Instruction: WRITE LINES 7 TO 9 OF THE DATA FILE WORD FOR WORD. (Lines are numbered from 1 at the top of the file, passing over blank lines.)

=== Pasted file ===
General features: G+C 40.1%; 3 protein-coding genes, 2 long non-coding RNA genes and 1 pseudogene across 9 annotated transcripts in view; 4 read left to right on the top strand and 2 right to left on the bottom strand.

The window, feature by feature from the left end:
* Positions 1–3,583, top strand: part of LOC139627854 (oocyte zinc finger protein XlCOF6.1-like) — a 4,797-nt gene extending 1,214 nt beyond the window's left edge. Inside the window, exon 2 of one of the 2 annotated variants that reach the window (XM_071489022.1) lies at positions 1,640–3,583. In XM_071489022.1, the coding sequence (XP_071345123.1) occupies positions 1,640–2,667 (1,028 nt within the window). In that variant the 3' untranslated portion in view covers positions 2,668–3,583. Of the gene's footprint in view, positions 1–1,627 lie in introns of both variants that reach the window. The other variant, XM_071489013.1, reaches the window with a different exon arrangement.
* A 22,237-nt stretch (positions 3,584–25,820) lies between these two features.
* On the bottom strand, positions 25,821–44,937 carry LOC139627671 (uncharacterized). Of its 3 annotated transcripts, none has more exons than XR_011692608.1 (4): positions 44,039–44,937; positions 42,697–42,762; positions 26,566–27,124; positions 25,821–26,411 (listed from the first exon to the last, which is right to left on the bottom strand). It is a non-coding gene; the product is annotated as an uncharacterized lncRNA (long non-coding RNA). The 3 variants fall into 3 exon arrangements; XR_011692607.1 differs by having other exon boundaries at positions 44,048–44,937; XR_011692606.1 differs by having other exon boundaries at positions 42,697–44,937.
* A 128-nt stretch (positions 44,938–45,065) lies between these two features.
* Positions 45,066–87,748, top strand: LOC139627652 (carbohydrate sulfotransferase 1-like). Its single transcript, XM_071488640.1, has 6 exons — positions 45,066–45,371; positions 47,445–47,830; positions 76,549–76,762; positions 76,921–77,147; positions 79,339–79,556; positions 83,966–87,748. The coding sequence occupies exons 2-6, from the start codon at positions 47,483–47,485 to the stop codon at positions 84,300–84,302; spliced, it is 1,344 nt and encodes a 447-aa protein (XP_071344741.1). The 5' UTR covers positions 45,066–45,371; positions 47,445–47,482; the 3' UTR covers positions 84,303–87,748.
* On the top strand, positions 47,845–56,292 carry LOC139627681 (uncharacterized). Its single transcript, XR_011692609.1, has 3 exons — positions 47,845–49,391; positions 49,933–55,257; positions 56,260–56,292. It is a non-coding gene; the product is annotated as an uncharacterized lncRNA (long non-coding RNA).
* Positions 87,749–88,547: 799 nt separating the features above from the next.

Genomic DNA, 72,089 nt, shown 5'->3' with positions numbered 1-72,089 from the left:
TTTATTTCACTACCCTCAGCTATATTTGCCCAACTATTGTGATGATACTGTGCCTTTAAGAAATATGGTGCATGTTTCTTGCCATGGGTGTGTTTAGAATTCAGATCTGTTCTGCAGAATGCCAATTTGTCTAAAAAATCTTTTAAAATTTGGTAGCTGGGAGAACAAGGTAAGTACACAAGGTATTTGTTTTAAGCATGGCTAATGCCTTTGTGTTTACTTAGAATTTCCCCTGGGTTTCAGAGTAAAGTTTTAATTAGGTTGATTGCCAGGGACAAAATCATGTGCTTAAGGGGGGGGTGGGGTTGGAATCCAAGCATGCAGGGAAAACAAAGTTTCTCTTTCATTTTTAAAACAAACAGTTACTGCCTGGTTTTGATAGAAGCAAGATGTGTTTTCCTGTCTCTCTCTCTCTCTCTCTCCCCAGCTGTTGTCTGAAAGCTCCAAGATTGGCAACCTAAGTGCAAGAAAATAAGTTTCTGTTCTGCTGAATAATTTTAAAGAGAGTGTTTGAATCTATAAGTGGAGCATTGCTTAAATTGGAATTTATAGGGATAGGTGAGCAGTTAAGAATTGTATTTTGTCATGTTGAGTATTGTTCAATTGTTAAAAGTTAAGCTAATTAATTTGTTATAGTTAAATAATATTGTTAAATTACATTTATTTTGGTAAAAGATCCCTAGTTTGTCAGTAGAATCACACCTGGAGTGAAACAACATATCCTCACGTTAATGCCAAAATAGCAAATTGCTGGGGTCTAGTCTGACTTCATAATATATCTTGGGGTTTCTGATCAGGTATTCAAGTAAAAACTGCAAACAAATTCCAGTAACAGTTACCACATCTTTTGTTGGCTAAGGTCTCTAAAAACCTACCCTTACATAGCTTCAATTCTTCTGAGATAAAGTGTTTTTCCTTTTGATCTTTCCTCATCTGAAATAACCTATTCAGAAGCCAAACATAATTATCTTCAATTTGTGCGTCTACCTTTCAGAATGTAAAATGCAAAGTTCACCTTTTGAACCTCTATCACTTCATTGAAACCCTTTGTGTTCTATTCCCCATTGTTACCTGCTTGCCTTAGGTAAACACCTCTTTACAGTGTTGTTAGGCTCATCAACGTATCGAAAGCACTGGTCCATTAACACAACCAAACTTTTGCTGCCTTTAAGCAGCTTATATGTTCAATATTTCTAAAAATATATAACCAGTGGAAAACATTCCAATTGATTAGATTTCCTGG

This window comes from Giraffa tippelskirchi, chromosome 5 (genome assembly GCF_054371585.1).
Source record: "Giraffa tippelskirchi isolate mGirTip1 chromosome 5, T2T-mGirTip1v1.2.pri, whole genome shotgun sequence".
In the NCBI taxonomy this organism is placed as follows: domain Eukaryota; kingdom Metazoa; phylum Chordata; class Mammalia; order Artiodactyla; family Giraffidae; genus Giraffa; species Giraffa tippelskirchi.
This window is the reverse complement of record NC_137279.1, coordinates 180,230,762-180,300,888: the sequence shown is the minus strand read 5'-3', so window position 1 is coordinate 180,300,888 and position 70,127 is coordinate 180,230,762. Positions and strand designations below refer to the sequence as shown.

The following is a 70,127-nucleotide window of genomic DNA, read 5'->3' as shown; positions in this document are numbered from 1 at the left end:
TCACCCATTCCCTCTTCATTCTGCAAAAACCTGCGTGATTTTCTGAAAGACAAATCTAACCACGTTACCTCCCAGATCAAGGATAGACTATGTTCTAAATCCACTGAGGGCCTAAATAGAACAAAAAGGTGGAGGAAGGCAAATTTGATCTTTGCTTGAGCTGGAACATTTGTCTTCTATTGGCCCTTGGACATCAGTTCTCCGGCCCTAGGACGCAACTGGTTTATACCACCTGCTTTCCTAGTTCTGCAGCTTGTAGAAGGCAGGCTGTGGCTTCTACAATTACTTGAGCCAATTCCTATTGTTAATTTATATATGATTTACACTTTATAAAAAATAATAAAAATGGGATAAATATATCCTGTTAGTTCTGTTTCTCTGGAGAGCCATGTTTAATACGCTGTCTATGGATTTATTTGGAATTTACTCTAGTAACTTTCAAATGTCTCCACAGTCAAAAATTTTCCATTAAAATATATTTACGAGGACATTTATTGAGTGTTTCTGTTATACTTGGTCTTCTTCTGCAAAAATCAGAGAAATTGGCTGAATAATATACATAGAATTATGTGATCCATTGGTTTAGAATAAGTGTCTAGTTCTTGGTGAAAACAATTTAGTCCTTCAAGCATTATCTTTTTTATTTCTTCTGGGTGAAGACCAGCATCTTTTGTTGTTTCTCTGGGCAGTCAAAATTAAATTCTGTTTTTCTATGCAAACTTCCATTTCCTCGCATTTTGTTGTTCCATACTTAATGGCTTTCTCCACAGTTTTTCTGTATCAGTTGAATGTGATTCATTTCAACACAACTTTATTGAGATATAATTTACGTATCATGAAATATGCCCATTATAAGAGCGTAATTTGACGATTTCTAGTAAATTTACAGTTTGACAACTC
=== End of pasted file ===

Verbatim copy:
* Positions 45,066–87,748, top strand: LOC139627652 (carbohydrate sulfotransferase 1-like). Its single transcript, XM_071488640.1, has 6 exons — positions 45,066–45,371; positions 47,445–47,830; positions 76,549–76,762; positions 76,921–77,147; positions 79,339–79,556; positions 83,966–87,748. The coding sequence occupies exons 2-6, from the start codon at positions 47,483–47,485 to the stop codon at positions 84,300–84,302; spliced, it is 1,344 nt and encodes a 447-aa protein (XP_071344741.1). The 5' UTR covers positions 45,066–45,371; positions 47,445–47,482; the 3' UTR covers positions 84,303–87,748.
* On the top strand, positions 47,845–56,292 carry LOC139627681 (uncharacterized). Its single transcript, XR_011692609.1, has 3 exons — positions 47,845–49,391; positions 49,933–55,257; positions 56,260–56,292. It is a non-coding gene; the product is annotated as an uncharacterized lncRNA (long non-coding RNA).
* Positions 87,749–88,547: 799 nt separating the features above from the next.